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This has been a challenging year with this year's reading selections but finally a successful month. This month's challenges were to read a book written by a journalist and read a book by an author of color set in or about space. For the past couple of years, there have been challenges involving true crime and Killers of the Flower Moon by David Grann keeps showing up on that list. Finally a… (more)
This month, I needed to read a science fiction novel with a female lead or written by a female author as well as a comic that isn't published by Marvel, DC or Image. I've had pretty good luck with science fiction novels I've read for this challenge, so I guess it was time for a clunker. What I should have done was go with my instinct - I really wanted to read Octavia Butler's Kindred. But the… (more)
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From Library Staff
Only the tip of the iceberg of Butler's excellent writing. The main character is repeatedly transported into the life of an antebellum slave, who is revealed to be one of her ancestors.
PimaLib_RavenousReaders Aug 03, 2018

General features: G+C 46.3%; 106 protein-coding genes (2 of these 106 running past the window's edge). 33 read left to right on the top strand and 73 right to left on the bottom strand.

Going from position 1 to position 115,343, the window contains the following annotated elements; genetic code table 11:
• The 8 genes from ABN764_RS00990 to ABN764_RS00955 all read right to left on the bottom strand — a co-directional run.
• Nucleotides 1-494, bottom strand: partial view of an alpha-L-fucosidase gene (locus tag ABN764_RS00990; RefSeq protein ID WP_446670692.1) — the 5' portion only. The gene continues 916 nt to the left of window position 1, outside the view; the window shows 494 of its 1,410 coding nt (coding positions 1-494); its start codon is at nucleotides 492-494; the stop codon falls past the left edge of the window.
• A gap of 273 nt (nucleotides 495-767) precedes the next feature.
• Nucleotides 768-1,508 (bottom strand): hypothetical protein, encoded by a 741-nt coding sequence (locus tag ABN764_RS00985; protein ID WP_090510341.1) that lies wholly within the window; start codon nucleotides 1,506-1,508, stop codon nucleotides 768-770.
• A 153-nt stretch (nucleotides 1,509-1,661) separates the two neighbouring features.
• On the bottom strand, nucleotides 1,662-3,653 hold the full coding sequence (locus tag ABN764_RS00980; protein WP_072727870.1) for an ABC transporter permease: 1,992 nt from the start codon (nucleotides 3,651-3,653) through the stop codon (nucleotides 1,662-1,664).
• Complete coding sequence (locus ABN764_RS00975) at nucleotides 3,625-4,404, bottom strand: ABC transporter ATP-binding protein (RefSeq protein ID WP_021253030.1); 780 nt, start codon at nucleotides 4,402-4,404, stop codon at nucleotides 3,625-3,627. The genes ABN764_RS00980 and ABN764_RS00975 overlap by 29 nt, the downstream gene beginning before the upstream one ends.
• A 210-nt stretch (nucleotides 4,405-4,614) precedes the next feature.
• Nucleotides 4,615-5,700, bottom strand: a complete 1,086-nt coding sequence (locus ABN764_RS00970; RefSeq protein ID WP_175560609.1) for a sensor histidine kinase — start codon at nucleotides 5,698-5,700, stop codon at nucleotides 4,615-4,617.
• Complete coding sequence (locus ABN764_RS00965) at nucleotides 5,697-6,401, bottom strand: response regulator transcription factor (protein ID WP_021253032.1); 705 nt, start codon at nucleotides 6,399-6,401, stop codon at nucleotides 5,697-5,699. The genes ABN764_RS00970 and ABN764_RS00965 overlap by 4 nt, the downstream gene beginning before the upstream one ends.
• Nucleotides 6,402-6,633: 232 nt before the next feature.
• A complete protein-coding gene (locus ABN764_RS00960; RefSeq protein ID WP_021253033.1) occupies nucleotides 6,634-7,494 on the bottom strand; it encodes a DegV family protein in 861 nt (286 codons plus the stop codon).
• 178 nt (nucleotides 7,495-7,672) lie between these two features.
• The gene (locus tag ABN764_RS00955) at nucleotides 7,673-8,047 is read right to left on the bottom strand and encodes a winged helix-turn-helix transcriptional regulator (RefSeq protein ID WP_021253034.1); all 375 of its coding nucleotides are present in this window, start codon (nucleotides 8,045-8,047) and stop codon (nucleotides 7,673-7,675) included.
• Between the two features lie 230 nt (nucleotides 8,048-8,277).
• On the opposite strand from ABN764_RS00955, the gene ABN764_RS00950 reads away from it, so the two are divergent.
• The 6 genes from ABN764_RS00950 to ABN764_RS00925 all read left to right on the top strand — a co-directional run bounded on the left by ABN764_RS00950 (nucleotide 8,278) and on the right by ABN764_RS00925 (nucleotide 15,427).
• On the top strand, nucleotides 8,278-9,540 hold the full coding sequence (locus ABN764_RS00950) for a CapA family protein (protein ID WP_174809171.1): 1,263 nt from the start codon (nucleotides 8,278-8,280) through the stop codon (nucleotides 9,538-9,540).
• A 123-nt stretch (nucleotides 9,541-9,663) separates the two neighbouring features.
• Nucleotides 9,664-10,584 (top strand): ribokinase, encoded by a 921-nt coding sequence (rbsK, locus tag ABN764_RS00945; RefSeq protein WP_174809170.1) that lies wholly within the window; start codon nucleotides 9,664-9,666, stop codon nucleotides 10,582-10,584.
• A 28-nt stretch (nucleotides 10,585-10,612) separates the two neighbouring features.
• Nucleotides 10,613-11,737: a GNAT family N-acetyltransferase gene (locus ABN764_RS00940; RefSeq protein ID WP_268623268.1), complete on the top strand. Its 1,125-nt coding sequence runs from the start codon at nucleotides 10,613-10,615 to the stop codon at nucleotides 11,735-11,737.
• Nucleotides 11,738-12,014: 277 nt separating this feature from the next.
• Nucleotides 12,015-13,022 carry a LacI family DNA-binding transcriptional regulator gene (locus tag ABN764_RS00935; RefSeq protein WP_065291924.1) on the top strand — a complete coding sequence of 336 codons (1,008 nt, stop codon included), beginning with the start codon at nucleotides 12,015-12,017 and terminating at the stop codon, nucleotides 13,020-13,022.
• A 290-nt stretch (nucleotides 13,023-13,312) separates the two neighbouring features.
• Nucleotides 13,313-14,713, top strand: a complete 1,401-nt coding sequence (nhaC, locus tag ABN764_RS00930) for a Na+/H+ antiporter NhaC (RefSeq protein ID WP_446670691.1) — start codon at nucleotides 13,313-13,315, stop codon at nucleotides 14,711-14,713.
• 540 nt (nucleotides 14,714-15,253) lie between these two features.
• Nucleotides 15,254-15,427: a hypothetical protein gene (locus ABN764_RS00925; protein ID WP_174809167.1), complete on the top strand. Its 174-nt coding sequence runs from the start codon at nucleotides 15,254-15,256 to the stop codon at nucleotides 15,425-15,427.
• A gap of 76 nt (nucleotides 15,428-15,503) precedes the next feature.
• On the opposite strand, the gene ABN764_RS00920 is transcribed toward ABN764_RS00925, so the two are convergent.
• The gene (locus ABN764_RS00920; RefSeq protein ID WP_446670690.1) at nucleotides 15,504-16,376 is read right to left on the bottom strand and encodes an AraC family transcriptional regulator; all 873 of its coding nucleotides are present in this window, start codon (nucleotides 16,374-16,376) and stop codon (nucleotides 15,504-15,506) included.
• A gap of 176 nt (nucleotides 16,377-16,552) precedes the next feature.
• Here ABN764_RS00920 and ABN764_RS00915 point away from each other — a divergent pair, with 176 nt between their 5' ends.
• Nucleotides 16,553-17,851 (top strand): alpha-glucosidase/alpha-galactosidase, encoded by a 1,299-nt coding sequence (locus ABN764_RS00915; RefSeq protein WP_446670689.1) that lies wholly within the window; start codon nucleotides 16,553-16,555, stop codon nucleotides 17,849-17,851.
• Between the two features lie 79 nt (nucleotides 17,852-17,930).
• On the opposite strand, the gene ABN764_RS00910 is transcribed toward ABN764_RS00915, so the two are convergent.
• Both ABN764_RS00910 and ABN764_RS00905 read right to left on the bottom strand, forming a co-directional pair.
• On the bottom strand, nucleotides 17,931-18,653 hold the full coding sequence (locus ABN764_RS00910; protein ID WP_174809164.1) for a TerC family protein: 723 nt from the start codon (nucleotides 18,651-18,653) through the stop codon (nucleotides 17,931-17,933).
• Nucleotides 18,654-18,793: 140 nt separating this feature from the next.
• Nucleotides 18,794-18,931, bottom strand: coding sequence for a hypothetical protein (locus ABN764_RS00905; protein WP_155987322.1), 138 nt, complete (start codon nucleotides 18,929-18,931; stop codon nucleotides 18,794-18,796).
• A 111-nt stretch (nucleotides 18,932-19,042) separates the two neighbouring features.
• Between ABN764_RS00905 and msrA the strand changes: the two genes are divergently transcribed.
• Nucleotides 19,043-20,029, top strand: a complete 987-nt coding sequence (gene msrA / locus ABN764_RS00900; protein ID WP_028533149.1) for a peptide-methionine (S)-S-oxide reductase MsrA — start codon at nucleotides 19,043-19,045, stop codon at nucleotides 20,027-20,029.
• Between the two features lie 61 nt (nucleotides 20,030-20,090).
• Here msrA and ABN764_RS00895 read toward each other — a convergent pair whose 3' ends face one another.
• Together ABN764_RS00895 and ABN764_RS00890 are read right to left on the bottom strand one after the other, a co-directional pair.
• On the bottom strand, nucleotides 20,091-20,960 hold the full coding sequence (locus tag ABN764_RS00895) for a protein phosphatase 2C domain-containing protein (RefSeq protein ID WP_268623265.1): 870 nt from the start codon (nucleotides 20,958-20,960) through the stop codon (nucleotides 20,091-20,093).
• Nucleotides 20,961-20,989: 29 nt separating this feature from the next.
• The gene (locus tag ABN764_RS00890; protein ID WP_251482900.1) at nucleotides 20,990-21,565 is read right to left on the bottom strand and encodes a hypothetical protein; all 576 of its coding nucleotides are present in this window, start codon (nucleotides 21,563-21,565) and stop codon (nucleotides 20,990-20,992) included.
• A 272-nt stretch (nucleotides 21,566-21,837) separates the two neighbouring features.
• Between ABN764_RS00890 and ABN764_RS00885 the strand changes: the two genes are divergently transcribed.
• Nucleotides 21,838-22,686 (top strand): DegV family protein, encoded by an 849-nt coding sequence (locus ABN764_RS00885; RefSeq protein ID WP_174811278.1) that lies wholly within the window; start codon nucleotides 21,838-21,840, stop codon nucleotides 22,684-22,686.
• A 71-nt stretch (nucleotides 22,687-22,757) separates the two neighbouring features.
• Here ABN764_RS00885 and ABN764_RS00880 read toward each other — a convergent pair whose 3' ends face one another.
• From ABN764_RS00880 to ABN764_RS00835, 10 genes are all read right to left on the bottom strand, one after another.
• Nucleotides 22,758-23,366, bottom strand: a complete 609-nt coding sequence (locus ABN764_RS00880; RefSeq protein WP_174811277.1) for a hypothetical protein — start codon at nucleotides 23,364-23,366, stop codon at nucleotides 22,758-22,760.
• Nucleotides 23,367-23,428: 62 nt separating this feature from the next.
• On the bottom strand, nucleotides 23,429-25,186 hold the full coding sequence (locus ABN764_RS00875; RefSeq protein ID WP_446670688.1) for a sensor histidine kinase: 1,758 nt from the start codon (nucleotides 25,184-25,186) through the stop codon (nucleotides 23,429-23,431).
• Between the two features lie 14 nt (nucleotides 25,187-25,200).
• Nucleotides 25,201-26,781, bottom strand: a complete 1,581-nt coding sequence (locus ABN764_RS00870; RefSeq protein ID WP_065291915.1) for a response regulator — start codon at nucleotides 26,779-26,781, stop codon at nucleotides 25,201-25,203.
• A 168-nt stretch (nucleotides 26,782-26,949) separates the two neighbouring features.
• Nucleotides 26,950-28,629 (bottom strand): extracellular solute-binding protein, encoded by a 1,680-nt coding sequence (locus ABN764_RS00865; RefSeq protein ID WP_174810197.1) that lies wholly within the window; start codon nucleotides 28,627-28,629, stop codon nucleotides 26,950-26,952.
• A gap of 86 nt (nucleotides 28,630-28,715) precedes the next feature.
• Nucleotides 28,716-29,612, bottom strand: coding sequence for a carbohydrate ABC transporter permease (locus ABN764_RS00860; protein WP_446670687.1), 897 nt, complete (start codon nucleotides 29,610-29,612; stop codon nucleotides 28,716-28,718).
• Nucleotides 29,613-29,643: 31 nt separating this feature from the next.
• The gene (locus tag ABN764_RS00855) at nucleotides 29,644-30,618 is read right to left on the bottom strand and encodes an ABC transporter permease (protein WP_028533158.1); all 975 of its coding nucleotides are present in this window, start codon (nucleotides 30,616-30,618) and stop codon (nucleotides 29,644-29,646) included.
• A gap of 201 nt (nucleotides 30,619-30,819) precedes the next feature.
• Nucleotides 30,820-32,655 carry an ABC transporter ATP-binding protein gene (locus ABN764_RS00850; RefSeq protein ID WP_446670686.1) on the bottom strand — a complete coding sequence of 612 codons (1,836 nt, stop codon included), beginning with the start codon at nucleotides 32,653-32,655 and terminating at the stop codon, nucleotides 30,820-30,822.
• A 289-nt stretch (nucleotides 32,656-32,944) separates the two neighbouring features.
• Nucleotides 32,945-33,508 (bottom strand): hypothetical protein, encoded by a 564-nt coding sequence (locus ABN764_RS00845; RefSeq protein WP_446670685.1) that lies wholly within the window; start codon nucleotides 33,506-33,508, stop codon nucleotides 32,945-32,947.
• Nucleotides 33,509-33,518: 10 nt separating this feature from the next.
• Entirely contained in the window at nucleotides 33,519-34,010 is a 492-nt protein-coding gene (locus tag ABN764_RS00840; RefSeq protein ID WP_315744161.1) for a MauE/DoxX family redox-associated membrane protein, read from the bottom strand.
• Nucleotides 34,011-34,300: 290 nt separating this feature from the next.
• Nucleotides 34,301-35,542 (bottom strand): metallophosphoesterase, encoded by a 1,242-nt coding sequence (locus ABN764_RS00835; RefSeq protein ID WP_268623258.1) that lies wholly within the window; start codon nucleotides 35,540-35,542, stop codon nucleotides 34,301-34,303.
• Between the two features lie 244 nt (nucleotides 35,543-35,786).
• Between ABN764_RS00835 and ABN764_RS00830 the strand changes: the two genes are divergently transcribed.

This title is also available in downloadable audiobook and ebook formats.
Part historical fiction and part fantasy, this book features a modern Black woman who keeps time-traveling to the plantation her ancestors are from; by a Black author.
One of the first science fiction novels written by a black woman. Follows Dana, a black women living in the 70s as she travels back and forth through time from present day to antebellum Maryland. Forced to aide the young white boy who will inevitably become her several times great grandfather.
PimaLib_RachelW May 29, 2015
I don't often think of myself as a Science Fiction reader, but this book kept me up at night, wanting to finish the next chapter. Octavia Butler beautifully explores difficult interpersonal relationships across race, gender, and time. Well worth the read!
From the critics
Frightening or Intense Scenes: Unsurprisingly, since this is about slavery, many scenes are frightening and intense
Sexual Content: sexual violence is present throughout, as is historically accurate
Violence: The use of the whip is particularly violent. Also, at least once, a character has a gun pointed directly at them. And a character loses an arm.
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I closed my eyes and saw the children playing their game again. “The ease seemed so frightening.” I said. “Now I see why.”
“The ease. Us, the children ... I never realized how easily people could be trained to accept slavery.”
Strangely, they seemed to like him, hold him in contempt, and fear him all at the same time. This confused me because I felt just about the same mixture of emotions for him myself. I had thought my feelings were complicated because he and I had such a strange relationship. But then, slavery of any kind fostered strange relationships. Only the overseer drew simple, unconflicting emotions of hatred and fear when he appeared briefly. But then, it was part of the overseer’s job to be hated and feared while the master kept his hands clean.